Though human papillomavirus (HPV) is common — eight out of 10 people will contract it during their lives — many individuals do not understand important factors directly associated with the infection, including an increased risk for developing head and neck cancers.
While most cases will not lead to cancer, the associated risk certainly exists. According to the Centers for Disease Control and Prevention (CDC), more than 46,000 new cancer cases each year are found in parts of the body where HPV is commonly found, and the virus is responsible for 36,000 of these diagnoses. Furthermore, the CDC estimates 14,400, or 40 percent, of these HPV-causes cancer diagnoses are oropharyngeal — a type of head and neck cancer.
The FYI on HPV
HPV consists of a group of viruses in which there are 200 varying types, and in many instances, the virus does not lead to cancer. Some may experience warts on the surface of the skin while others may develop them on the mouth, throat, vagina and anus. HPV types are also categorized as “low risk” and “high risk.” Low-risk HPV types are generally those that cause warts, while high-risk HPV varieties are more likely to cause cancer. HPV can be passed through skin-to-skin contact, predominately during sexual activity.
The link between HPV and head and neck cancers
HPV can infect the area in the back of the throat, called the “oropharynx,” which includes the base of tongue and tonsils. The CDC states an estimated 70% of oropharyngeal cancers are a result of HPV. These cancers are almost all squamous cell carcinomas, or squamous cell cancers, and are seen more often in young adults with no history of tobacco or alcohol use. Oropharyngeal cancers are twice as common in men than in women, and men are more often seen with HPV-positive cases of the disease.
Though some individuals diagnosed with oropharyngeal cancer experience no indicators, symptoms of oropharyngeal cancer may include:
- A long-lasting sore throat
- Swollen lymph nodes
- Pain when swallowing
- Unexplained weight loss
The American Cancer Society reports that oropharyngeal cancers linked to HPV tend to have a better prognosis than those not caused by HPV. Generally, chemotherapy and radiation work well in these cases; however, this improvement is less common in HPV-related oropharyngeal cancer patients who smoke.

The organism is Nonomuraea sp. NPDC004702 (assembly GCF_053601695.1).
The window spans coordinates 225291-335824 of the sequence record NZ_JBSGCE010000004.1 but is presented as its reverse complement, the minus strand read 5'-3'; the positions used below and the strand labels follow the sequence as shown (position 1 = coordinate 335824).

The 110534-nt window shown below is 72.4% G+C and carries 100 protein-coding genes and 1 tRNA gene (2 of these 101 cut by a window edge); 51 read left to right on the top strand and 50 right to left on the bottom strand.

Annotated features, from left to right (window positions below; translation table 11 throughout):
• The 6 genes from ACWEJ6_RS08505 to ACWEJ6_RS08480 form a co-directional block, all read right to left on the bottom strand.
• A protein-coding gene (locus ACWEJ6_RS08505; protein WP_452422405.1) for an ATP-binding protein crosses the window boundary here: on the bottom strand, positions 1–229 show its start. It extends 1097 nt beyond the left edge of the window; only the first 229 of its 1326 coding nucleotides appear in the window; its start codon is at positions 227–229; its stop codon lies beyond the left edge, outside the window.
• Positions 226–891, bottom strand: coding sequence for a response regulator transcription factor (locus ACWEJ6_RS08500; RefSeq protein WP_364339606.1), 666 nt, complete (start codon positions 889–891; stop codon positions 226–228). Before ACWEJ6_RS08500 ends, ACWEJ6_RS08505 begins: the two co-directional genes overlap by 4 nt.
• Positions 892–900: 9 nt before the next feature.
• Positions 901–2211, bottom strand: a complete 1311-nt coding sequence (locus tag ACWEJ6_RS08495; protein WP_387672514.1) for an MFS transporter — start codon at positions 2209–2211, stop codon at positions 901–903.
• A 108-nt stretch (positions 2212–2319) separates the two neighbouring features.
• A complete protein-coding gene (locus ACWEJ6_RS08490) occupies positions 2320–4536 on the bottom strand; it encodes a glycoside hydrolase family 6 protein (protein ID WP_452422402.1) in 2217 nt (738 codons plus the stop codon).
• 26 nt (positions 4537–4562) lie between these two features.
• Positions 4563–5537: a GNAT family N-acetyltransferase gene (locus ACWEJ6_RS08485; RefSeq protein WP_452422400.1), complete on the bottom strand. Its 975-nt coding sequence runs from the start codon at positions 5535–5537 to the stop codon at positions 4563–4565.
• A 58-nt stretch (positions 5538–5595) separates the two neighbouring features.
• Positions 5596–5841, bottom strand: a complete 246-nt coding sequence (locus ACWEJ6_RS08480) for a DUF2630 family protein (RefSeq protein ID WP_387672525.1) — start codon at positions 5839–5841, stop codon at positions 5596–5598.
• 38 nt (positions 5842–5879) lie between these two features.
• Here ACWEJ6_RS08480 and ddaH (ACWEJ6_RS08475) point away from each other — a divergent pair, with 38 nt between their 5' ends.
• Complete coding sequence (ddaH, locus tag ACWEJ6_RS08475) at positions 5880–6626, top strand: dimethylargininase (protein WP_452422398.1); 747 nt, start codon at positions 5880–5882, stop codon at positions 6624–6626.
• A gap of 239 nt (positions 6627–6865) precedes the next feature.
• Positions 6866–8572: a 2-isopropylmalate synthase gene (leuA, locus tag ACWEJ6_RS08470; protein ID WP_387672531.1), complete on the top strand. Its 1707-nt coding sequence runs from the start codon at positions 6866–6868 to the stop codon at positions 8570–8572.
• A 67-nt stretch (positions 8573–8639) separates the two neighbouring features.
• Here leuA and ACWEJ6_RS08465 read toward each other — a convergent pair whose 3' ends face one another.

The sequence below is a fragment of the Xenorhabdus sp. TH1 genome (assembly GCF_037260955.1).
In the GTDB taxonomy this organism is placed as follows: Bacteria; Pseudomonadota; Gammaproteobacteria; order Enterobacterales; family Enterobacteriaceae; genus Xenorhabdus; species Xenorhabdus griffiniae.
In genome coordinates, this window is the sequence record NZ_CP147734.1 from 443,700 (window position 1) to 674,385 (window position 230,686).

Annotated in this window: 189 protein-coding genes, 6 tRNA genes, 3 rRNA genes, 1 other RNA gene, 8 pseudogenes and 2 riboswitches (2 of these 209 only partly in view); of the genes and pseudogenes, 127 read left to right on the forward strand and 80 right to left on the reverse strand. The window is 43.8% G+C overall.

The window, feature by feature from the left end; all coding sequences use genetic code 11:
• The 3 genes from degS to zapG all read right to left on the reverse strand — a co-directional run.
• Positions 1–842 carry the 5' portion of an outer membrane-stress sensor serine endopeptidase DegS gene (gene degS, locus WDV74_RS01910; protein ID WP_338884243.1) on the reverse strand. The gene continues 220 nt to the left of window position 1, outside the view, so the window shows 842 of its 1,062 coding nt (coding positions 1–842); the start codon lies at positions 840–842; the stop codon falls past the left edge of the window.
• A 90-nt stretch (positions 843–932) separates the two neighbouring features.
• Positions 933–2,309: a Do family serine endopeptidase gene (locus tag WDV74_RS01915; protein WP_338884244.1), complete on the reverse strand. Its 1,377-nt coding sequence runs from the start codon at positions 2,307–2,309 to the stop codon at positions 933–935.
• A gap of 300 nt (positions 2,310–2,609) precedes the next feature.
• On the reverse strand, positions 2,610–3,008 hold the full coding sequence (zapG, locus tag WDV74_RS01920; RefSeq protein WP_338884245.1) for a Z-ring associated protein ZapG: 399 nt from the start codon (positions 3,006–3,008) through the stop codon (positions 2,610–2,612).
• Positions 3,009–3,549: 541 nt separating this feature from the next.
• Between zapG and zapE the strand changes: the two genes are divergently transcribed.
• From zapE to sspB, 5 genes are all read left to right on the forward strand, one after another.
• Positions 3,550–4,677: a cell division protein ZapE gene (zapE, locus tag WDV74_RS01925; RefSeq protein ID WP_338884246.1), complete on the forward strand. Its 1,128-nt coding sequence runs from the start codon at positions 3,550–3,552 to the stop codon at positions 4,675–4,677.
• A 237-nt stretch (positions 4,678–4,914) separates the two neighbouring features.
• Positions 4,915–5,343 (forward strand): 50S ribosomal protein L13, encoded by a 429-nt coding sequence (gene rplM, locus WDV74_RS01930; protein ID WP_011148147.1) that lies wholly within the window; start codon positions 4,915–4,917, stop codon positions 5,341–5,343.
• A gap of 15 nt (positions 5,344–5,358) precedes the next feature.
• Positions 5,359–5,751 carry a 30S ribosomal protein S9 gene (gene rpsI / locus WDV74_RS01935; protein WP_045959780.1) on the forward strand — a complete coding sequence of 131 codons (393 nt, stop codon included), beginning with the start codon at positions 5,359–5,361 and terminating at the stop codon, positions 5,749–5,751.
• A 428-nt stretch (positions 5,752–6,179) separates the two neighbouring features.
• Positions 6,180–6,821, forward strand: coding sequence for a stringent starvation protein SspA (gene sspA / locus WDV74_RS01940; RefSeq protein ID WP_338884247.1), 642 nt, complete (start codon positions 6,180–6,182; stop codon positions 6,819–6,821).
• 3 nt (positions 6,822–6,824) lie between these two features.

Reduce Your Cancer Risk
The HPV vaccine is effective in reducing the likelihood of contracting HPV and, consequentially, contracting diseases like oropharyngeal cancer. In fact, the vaccine can prevent over 90% of HPV cancers if given at the recommended ages. The CDC’s Advisory Committee on Immunization Practices recommends HPV vaccines for children as young as 9 years old, or in anyone age 26 or younger who has not been vaccinated. In certain instances, adults may get the vaccine between ages 27 and 46 with their physician’s guidance.
Smoking tobacco and consuming alcohol may also increase the risk of developing oropharyngeal cancer. Avoiding tobacco products and limiting alcohol consumption is essential. Given HPV is most commonly transmitted through sexual activity, safe sex practices such as using condoms can lower the chance of transmission.
Above all, individuals should know their risk factors for HPV and take action to reduce their own or child’s chances of contracting the virus.
Beomjune B. Kim, DMD, MD, FACS is a head and neck and microvascular reconstructive surgeon at Cancer Treatment Centers of America (CTCA) in Newnan. A board-certified and fellowship-trained oncologist and reconstructive surgeon, Dr. Kim received a Bachelor of Arts, Chemistry and Biochemistry at Cornell University; a Doctor of Dental Medicine degree from the University of Pennsylvania School of Dentistry; and a Doctor of Medicine degree from the University of Maryland School of Medicine. He completed a residency at the University of Maryland Medical Center.